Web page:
With nearly 500 pages of hyper-conscious gags, Bleeding Edge (2013) by Thomas Pynchon sends a strong message about the direction the United States is heading in. The novel is set in 2001, around the time when the dotcom bubble burst after 9/11. At the start of the novel, we meet Maxine Tarnow, a renegade fraud investigator whose license has been revoked for breaking the rules.
As the story unfolds, the contours of a conspiracy begin to take shape: there’s a Bond villain named Gabriel Ice at the center of it, as well as worldwide hawala networks, Middle Eastern shell firms, and frightening government organizations stationed on Manhattan’s rooftops. However, as in many of Pynchon’s works about the period, the plot eventually reaches out to cover the events of September 11, 2001.
Thomas Pynchon has spent a lot of time in his career writing about the horrors that wicked guys in suits may inflict on information systems. The military-industrial complex, in one form or another, desecrates idealistic community places—whether in the hippy counterculture or in the United States itself. This book, which will certainly add to this cult mystique and prophetic stature, dramatizes the spooks’ subjugation of the internet.
It’s the first day of spring 2001, and Maxime Tarnow, though some still have her in their system as Loeffler, is walking her boys to school. Yes maybe they’re past the age where they need an escort, maybe Maxine doesn’t want to let go just yet, it’s only a couple blocks, it’s on her way to work, she enjoys it, so?Opening paragraph, Bleeding Edge by Thomas Pynchon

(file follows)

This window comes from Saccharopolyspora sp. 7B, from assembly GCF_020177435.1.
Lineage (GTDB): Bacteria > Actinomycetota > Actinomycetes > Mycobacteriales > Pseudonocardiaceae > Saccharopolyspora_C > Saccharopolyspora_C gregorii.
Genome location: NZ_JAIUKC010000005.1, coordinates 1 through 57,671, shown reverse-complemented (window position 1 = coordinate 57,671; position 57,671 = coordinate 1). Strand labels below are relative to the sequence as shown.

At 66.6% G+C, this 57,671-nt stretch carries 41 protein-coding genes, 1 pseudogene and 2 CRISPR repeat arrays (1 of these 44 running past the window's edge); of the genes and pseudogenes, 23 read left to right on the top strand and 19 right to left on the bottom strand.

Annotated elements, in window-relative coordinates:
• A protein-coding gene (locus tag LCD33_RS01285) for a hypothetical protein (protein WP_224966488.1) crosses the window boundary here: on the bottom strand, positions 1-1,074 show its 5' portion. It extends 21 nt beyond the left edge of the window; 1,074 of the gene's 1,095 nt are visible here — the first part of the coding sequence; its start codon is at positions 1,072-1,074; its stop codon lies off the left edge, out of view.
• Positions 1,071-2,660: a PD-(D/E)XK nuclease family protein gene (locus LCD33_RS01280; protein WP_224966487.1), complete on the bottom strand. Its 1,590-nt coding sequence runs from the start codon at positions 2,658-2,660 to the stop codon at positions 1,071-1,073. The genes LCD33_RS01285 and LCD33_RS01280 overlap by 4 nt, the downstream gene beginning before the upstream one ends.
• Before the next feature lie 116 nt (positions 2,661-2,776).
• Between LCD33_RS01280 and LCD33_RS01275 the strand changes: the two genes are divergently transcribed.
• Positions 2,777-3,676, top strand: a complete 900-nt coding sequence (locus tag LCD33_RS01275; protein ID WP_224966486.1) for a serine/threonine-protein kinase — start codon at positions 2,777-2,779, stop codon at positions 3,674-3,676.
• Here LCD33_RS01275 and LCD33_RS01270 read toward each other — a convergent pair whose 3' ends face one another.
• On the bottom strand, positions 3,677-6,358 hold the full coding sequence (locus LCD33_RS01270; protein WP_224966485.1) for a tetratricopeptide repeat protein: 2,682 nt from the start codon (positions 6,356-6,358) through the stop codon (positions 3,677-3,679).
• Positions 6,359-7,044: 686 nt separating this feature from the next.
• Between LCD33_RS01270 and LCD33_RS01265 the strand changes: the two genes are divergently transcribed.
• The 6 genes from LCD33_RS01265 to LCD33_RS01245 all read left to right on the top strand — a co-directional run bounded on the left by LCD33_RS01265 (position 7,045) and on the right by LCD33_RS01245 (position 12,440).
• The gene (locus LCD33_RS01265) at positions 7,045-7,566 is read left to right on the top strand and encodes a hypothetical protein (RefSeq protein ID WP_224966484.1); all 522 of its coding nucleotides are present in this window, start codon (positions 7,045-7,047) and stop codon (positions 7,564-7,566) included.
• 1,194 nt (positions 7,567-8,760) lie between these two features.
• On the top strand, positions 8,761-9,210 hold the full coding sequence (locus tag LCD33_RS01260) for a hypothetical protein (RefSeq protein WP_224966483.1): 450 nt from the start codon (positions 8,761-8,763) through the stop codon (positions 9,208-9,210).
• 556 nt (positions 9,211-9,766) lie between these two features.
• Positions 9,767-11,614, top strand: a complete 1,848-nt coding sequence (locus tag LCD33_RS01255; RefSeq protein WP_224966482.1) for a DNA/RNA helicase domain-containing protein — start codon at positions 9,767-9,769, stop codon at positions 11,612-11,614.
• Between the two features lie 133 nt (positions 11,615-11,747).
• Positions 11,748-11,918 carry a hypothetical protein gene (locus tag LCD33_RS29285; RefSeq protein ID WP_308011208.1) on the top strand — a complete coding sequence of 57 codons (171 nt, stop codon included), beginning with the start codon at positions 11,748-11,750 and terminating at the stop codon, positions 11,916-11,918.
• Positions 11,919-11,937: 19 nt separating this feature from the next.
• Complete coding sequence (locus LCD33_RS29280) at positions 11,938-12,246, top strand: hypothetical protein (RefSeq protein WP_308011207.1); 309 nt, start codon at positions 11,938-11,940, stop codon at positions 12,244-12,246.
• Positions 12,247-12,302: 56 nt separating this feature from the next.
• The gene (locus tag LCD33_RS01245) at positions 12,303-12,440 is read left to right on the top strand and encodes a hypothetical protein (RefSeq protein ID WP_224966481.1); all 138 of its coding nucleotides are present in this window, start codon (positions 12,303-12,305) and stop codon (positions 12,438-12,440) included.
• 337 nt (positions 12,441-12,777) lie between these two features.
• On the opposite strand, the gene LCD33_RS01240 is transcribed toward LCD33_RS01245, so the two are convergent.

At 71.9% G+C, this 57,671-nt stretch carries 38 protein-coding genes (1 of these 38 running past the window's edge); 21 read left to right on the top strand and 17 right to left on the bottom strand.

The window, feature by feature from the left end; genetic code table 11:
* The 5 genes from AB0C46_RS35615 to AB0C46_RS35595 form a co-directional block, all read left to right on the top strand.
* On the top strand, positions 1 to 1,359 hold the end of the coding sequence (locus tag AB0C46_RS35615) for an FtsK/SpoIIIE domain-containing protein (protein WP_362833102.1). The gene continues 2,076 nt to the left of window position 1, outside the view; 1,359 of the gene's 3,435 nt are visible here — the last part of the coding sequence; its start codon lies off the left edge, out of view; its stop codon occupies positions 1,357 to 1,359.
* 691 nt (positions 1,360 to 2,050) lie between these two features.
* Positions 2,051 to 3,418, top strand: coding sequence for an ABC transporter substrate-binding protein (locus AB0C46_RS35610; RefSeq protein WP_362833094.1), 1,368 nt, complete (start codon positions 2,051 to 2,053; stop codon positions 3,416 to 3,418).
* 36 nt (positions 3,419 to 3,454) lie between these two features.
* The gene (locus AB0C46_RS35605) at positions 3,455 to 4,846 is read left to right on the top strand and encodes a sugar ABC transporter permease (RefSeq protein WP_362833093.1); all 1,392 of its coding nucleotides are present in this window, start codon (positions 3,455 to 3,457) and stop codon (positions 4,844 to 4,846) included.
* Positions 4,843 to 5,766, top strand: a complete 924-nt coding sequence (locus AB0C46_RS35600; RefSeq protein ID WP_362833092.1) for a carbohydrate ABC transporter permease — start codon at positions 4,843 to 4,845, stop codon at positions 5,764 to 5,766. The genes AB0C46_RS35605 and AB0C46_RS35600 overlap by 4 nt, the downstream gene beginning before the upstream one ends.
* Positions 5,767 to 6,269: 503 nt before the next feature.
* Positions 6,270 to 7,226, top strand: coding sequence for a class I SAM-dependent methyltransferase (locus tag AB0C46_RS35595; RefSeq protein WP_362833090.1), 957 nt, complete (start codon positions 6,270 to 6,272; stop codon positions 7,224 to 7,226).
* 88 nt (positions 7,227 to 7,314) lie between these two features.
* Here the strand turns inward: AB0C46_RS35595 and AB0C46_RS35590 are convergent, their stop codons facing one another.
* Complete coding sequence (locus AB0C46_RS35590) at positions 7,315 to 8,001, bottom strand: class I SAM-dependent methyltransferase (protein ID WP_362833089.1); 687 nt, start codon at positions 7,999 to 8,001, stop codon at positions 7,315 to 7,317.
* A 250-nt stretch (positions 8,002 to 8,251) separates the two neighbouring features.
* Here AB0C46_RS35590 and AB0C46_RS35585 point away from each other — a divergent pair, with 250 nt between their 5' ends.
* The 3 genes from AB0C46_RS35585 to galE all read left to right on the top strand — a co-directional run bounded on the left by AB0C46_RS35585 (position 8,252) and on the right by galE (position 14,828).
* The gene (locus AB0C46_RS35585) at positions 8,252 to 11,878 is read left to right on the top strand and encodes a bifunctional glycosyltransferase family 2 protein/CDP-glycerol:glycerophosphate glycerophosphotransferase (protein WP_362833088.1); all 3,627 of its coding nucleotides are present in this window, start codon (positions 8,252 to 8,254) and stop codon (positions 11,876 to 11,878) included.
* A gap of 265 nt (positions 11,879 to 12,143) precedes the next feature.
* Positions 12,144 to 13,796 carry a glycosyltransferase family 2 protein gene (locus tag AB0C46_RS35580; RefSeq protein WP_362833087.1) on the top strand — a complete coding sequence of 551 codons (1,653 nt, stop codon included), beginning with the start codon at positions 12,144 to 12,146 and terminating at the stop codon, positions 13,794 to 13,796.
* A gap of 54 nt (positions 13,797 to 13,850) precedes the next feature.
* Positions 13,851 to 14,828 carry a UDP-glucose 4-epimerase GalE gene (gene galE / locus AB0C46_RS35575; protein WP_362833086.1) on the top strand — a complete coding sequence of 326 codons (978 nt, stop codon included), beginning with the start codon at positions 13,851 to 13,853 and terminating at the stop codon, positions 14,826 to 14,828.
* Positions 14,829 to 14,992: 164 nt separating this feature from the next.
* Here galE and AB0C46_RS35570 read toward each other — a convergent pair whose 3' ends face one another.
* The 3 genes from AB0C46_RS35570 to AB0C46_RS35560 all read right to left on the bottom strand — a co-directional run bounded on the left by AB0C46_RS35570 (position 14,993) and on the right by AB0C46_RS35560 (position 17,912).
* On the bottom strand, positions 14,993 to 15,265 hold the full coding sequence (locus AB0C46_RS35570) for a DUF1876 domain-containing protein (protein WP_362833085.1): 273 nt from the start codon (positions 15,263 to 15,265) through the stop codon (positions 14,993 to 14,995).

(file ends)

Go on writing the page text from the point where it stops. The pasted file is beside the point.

Even though the dotcom bubble, once an eye-catching ellipsoid, now droops in vivid pink collapse over the trembling chin of the era, perhaps no more than a vestige of shallow breath left inside it, no expense tonight has been spared. The theme of the gathering, officially “1999,” has a darker subtext of Denial. It soon becomes clear that everybody’s pretending for tonight that they’re still in the pre-crash fantasy years, dancing in the shadow of last year’s dreaded Y2K, now safely history, but according to this consensual delusion not quite upon them yet, with all here remaining freeze-framed back at the Cinderella moment of midnight of the millennium when in the next nanosecond the world’s computers will fail to increment the year correctly and bring down the Apocalypse. What passes for nostalgia in a time of widespread Attention Deficit Disorder. People have pulled their pre-millennial T-shirts back out of the archival plastic they’ve been idling in—Y2K IS NEAR, ARMAGEDDON EVE, Y2K COMPLIANT LOVE MACHINE, I SURVIVED… Determined, as Prince can be heard repeatedly urging, to party like it’s 1999.Page 302, Bleeding Edge by Thomas Pynchon
“Bleeding Edge”: Thomas Pynchon gets truther by Andrew Leonard, Salon.com
Blog about Thomas Pynchon’s novel Bleeding Edge by Edwin Turner, Biblioklept
From Zima to the Deep Web: Thomas Pynchon’s Bleeding Edge by Jenn Northington, Tor.com